Children in Key Stage 3 have completed their basic courses and are ready to embark on secondary learning. In science, the 11- to 16-year-old students begin using experimental practices to explore the world. Games and puzzles help KS3 students explore the realm of engineering, electricity, natural science and chemistry in a safe way.
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There are a wide range of games that help students understand basic electrical properties. Create your own role-playing game that explores power. Design an imaginary island. Have students use math and science to place generators, resistors and power hubs to supply an imaginary population with power. Have players explore power sources, both green and traditional. They should look at fuel costs and transportation as well as dealing with waste and other byproducts. Students will need to move the power from the power station to energy nodes without overloading the power lines. Changes in population and industry will require the players to alter the power grid design.
There are a multitude of games that help KS3 students explore the human body. Computer games, board games and even card games help the player learn about different functions of the human body. Create your own board game with a red and blue racetrack. Players race along the circulatory system, battling infections to bring food and oxygen to needy cells before heading back to the lungs. Print playing cards with pictures of bones. Play a game similar to gin rummy, but instead of creating books of numbered cards, the players must make books of all the bones in the hand, foot, head or spine.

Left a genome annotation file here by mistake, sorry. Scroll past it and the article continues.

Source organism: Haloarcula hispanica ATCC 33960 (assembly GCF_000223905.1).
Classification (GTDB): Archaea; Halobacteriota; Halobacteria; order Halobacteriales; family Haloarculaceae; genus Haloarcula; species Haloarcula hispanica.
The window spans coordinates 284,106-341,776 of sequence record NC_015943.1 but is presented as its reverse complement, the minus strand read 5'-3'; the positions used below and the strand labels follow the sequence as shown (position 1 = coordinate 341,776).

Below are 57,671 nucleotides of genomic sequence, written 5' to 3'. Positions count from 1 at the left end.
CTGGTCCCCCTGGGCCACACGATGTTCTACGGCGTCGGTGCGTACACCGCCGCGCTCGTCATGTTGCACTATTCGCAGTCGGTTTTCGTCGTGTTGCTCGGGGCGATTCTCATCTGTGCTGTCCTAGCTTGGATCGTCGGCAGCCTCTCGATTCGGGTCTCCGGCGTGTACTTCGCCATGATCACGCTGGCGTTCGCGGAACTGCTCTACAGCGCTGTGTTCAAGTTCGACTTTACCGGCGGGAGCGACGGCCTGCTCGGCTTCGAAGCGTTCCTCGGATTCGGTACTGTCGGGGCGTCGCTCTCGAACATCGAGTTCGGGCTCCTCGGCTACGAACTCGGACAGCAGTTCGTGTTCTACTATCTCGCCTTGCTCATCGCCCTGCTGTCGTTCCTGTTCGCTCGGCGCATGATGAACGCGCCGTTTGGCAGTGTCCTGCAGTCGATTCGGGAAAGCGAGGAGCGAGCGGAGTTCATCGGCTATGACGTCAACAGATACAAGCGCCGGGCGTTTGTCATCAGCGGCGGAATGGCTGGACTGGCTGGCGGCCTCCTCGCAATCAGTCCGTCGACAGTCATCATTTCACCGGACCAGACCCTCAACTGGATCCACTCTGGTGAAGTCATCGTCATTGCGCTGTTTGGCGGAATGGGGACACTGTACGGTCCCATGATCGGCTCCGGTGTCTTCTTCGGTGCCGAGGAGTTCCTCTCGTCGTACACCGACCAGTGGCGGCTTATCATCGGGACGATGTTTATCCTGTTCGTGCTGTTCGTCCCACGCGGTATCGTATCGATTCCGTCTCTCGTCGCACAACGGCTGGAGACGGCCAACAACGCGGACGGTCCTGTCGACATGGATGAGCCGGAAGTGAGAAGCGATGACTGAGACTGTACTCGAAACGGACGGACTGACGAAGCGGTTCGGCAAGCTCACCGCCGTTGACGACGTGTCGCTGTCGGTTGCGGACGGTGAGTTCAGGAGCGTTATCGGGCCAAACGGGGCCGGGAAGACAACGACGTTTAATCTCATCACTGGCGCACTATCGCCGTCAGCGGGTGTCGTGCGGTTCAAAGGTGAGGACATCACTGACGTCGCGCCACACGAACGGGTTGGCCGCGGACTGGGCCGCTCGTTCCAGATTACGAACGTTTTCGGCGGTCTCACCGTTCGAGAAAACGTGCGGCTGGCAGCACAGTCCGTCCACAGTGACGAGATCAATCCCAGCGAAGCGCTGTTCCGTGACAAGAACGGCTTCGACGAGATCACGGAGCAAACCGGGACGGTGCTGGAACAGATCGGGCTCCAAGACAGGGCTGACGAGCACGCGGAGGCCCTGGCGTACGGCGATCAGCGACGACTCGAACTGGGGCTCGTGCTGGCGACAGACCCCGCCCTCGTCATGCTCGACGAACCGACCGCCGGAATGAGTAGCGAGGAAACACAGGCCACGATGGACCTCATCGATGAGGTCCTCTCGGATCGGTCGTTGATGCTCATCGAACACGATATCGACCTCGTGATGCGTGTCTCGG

One of the simplest ways to learn the elements and their properties is through an old-fashioned game of memory. Simply print out cards with the name of the element. Print out a second set of cards with their molecular orbits. Print out a third set of cards with each element's weight and properties. Play with two sets of cards at a time. Ask each player to find matches of the element and its image or properties. As the student becomes more familiar with the periodic table of elements, mix the cards so that the student must match all three forms of the element.
Earliest explorers piloted by the stars. KS3 students can learn about constellations and early navigation by plotting their own trips using star charts. Give each student a star chart, a map and a compass. Using the star chart and directions provided, each player must find his ultimate destination. As the student becomes more adept at recognising the constellations, add steps until the player can circumnavigate the globe.
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